But on November 15, two weeks after Eli's arrest, Balkcom became enmeshed in the security-guard-shooting case. It happened, he avows, quite by accident.

"I was checking out the area near 67th [Avenue] and Butler because we've always had a lot of burglaries there," Balkcom says. "It was right near where they said Eli shot the guard. It's about two in the morning and I see a white Oldsmobile Cutlass that looks just like Eli's car. It's occupied by four subjects. No big deal, but something kicked in."

Balkcom says he ran its plate number. It came back to a Trinidad Cota, of neighboring Peoria. The car turned into an apartment complex, but instead of following it, Balkcom says he drove to nearby Grand Avenue and parked.

"I tell myself, 'If they don't have nothing to hide, they'll go up 67th Avenue and I'll be done with them. If they come back on Grand--which would take them three or four different turns--they're probably hiding something. Within a minute, they drove right by me on Grand."

Balkcom says he pulled the car over after it made an unsafe lane change. He then cited Trinidad Cota for having no proof of insurance, warned him about driving more carefully and sent him and his buddies on their way.

Balkcom then noted the encounter on a Glendale police identification card that detailed the date, time, location and identification of Cota and the front-seat passenger.

About two weeks later, Balkcom asked a body-shop repairman named John Tercero to estimate the cost of fixing Eli's car, the 1984 white Oldsmobile Cutlass. Tercero's son, John Jr., happened to be present and said the car looked familiar.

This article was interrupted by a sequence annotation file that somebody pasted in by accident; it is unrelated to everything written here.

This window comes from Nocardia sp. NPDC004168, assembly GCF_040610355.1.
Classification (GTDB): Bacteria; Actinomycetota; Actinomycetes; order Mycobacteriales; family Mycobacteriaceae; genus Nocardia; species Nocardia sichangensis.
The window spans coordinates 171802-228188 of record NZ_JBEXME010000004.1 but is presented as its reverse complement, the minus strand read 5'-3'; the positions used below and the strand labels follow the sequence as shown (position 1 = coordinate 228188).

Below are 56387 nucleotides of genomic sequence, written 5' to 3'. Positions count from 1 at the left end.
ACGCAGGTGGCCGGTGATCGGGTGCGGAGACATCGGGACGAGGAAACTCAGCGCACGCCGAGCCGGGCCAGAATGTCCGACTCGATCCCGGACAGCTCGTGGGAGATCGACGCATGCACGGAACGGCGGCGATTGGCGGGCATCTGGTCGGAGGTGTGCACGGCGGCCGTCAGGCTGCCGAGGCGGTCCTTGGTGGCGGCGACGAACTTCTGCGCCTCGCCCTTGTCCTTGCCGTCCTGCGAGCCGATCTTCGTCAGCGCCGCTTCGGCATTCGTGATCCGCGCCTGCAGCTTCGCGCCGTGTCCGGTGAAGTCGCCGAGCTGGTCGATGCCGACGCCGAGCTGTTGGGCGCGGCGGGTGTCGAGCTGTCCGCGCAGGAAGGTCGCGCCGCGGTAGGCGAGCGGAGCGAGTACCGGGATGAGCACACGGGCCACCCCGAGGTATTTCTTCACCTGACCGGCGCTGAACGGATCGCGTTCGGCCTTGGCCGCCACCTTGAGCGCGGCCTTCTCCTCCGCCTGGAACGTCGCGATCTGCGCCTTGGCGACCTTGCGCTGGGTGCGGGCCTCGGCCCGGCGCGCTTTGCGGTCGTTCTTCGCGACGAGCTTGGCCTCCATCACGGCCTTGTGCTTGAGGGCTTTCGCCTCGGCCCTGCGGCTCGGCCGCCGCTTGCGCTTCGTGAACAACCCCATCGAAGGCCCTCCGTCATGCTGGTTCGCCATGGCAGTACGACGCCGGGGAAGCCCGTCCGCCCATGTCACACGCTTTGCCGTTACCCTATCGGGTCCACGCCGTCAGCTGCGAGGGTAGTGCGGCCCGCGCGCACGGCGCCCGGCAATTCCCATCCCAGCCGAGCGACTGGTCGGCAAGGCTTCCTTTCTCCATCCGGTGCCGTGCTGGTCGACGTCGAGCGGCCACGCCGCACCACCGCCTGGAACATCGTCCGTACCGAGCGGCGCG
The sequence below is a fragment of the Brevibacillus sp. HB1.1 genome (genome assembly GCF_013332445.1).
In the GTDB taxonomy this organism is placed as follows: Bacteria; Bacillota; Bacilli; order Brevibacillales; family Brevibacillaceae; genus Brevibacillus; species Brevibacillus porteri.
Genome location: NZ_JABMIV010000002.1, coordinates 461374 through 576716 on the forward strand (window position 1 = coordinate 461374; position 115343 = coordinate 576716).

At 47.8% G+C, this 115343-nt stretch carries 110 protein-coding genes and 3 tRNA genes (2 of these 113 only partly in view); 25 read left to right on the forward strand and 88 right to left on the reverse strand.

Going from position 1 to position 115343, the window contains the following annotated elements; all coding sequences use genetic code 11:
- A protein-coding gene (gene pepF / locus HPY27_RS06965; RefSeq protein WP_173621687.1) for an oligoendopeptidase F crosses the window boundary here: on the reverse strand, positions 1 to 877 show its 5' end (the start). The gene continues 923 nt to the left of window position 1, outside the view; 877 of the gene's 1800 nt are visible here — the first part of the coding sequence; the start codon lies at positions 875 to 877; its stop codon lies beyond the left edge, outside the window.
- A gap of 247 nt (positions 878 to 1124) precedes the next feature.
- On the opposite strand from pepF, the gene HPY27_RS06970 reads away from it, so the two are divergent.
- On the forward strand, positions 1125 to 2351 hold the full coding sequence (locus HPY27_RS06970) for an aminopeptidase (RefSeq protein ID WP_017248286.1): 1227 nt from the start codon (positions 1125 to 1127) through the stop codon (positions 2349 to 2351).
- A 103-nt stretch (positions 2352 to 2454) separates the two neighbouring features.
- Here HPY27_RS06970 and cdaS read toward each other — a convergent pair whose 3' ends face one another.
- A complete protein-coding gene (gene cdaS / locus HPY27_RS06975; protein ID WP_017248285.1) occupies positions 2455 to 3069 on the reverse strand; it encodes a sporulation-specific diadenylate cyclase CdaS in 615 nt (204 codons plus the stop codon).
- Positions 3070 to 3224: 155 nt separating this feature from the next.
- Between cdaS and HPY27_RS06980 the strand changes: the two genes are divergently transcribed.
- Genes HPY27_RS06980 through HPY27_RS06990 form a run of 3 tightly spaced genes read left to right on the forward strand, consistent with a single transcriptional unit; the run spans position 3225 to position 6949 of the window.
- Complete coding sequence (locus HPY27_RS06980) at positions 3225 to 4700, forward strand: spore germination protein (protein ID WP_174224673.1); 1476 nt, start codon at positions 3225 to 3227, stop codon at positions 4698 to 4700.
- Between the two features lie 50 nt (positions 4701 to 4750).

"John [Jr.] says out of nowhere, 'This is the kind of car Skippy was in when he shot at us,'" Balkcom says. "I ask him who Skippy hangs around with. I swear to God, he mentions the name Trinidad Cota. Things were getting interesting."

Tercero Jr. confirms Balkcom's account.
Balkcom says he called a friend at the Peoria PD: "I say I'm looking for a guy named Skippy. Ha ha. Ever heard of him? He tells me they just busted a guy in an agg assault named Skip. Says he's Jimmy Wright, who's been doing a lot of ripping and threatening people.

"I was in a tough spot--I didn't want to be implicated for trying to manipulate an investigation, which I wasn't. So I sat on my hands."

In January, Balkcom was the crime-scene manager at a shooting when he bumped into Tom Clayton, the detective still working the shooting of the Glencroft Retirement Center security guard.

Balkcom respects Clayton, and he opened up about Jimmy Wright.
"I told him about Skip and he was dumbfounded," Balkcom says. "He said he'd look into it."

Court records reveal that a 22-year-old El Mirage man named Jimmy Eugene "Skip" Wright is awaiting trial on aggravated assault stemming from an October 1995 incident at a Peoria gas station.